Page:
A video from an antipollution drill, by MyCOAST partner INTECMARWatch Video
Two MyCOAST posters were presented at the International Conference on Marine Data and Information Systems (IMDIS) in Barcelona (5-7 November). Hindson et al. presented a poster on “The Scottish Coastal Observatory” and Montero et al. on “Complying with Data Interoperability Standards in MyCOAST Project”Read More
MyCOAST were invited to present at the INTERREG Atlantic Area Annual Event in a session on projects with a high innovative component, followed by a round table were we had “the opportunity to share their experience and good practices to contribute to the improvement of the maritime economy in the Atlantic regions through transnational cooperation”.
Our message was that MyCOAST is based in transnational cooperation, standardisation, co-development and stakeholder involvement. The MyCOAST presentation was a success.Read More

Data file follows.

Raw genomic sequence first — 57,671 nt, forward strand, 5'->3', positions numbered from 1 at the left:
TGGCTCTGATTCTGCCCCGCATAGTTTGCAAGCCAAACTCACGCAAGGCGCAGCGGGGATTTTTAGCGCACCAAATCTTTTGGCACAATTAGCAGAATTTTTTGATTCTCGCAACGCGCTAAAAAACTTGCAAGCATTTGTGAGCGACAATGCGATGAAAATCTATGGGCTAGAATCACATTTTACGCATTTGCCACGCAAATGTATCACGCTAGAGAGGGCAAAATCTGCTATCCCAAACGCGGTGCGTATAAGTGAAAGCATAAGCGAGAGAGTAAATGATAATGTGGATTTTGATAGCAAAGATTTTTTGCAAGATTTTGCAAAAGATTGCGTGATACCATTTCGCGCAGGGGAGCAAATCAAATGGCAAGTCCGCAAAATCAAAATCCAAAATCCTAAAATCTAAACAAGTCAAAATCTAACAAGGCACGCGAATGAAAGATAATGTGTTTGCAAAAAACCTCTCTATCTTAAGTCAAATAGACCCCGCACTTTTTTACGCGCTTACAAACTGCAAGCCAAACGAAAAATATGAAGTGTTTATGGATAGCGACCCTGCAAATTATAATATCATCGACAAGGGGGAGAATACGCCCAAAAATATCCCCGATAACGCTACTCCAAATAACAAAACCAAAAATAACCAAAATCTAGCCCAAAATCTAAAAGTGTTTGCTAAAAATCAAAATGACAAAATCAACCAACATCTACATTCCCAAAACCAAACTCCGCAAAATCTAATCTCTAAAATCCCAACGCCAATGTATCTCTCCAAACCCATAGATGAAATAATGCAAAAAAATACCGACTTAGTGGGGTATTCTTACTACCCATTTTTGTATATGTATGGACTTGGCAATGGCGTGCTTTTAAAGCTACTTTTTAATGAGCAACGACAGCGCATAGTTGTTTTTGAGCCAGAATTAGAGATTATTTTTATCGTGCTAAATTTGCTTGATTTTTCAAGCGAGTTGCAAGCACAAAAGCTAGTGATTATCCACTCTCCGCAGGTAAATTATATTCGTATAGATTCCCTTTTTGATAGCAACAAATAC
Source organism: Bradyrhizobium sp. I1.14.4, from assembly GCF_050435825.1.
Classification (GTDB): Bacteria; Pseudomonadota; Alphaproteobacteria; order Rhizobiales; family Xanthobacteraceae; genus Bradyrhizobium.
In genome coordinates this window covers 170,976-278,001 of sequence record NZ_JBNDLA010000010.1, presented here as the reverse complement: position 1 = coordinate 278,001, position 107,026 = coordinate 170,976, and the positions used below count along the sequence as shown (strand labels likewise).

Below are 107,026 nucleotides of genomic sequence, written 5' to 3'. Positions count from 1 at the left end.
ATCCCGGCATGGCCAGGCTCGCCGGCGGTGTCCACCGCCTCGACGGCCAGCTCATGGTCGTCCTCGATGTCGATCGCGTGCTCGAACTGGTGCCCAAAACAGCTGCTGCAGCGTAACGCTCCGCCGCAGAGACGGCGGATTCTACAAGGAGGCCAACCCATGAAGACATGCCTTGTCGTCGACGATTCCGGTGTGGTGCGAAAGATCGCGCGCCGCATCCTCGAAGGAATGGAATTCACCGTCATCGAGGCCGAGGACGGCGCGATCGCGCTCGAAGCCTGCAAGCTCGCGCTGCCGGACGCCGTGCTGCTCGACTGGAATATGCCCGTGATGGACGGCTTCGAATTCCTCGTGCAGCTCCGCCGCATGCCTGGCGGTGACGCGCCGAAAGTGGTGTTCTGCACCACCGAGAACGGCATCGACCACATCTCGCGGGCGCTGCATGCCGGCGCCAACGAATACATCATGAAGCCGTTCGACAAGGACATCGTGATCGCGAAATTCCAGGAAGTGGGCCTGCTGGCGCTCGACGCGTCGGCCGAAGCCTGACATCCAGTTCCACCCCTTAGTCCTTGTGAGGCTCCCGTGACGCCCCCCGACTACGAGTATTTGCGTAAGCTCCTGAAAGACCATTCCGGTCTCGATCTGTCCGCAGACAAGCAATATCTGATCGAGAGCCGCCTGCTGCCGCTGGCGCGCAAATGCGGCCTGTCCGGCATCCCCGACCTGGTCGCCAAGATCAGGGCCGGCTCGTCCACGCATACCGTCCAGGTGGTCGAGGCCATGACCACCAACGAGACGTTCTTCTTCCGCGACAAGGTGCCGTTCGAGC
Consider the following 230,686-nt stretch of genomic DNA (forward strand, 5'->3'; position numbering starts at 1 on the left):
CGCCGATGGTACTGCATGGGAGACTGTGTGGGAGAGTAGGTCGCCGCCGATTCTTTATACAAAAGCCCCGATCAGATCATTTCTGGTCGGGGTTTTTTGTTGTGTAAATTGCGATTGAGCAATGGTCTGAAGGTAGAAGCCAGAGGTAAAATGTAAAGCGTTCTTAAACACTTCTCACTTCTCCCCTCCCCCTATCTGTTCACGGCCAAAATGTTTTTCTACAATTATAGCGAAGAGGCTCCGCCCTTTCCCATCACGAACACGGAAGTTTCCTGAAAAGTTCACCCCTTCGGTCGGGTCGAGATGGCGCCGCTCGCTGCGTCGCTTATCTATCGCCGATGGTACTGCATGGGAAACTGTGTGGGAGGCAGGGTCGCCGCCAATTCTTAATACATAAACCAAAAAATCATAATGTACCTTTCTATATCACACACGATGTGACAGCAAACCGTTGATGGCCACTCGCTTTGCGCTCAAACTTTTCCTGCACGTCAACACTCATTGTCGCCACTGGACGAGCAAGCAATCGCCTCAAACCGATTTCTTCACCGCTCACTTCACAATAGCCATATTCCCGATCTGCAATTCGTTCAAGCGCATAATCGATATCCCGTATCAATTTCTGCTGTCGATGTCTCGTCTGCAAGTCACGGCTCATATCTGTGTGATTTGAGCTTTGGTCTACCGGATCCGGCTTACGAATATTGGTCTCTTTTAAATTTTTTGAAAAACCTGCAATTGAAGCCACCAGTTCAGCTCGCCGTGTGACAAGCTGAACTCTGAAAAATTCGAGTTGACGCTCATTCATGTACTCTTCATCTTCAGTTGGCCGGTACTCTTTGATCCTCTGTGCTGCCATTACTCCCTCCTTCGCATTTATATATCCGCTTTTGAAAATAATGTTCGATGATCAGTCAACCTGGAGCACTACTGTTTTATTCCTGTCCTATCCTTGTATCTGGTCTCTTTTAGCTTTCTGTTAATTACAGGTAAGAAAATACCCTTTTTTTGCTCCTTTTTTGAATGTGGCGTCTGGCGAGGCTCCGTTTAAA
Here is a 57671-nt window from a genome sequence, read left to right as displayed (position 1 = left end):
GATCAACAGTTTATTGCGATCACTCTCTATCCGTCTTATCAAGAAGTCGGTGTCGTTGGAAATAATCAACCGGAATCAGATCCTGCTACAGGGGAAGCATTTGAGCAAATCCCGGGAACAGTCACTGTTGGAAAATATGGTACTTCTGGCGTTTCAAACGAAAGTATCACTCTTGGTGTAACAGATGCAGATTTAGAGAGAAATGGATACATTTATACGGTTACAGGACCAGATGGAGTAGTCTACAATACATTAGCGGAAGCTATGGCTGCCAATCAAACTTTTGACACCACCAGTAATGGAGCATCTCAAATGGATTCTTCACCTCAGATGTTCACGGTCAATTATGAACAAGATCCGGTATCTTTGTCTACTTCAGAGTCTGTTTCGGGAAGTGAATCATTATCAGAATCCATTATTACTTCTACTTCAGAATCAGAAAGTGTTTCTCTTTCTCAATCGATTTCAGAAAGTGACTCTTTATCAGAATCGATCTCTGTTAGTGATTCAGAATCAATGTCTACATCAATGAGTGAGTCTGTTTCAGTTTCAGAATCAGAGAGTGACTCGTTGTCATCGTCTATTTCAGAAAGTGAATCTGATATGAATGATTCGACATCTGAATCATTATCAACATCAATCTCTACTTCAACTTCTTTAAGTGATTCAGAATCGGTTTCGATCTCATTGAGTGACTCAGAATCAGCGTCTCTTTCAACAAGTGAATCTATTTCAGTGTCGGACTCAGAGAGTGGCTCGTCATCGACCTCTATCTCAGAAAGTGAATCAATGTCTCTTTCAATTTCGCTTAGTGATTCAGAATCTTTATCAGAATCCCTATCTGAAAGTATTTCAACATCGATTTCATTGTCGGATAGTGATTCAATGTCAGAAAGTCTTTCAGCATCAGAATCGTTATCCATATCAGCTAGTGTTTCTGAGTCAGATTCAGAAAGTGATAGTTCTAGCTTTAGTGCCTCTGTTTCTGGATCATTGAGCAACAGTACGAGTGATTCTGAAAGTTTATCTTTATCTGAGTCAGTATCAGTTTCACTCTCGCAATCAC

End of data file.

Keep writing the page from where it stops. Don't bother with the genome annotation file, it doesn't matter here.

As part of MyCOAST WP 8 (Action 5), some HNS and oil spill training exercises will be carried out by various project partners, with the ideal objective of trans-boundary drills. However, in the first instance, an exercise in which the Galician Coastguard had to recover some HNS drums took place on 18 July 2018. Various tools such as drifters and numerical models were used within a Common Operating Picture (COP). This was Exercise number 0 (state-of-the-art) of WP8 Action 5.Read More Watch Video
Marine Scotland Science presented a poster at the 2018 conference of the UK National Partnership for Ocean Prediction (NPOP) entitled “Marine Scotland Science's Oceanographic Observing & Modelling Framework”, which included a description of the model operationalisation developments that will take place in MyCOASTRead More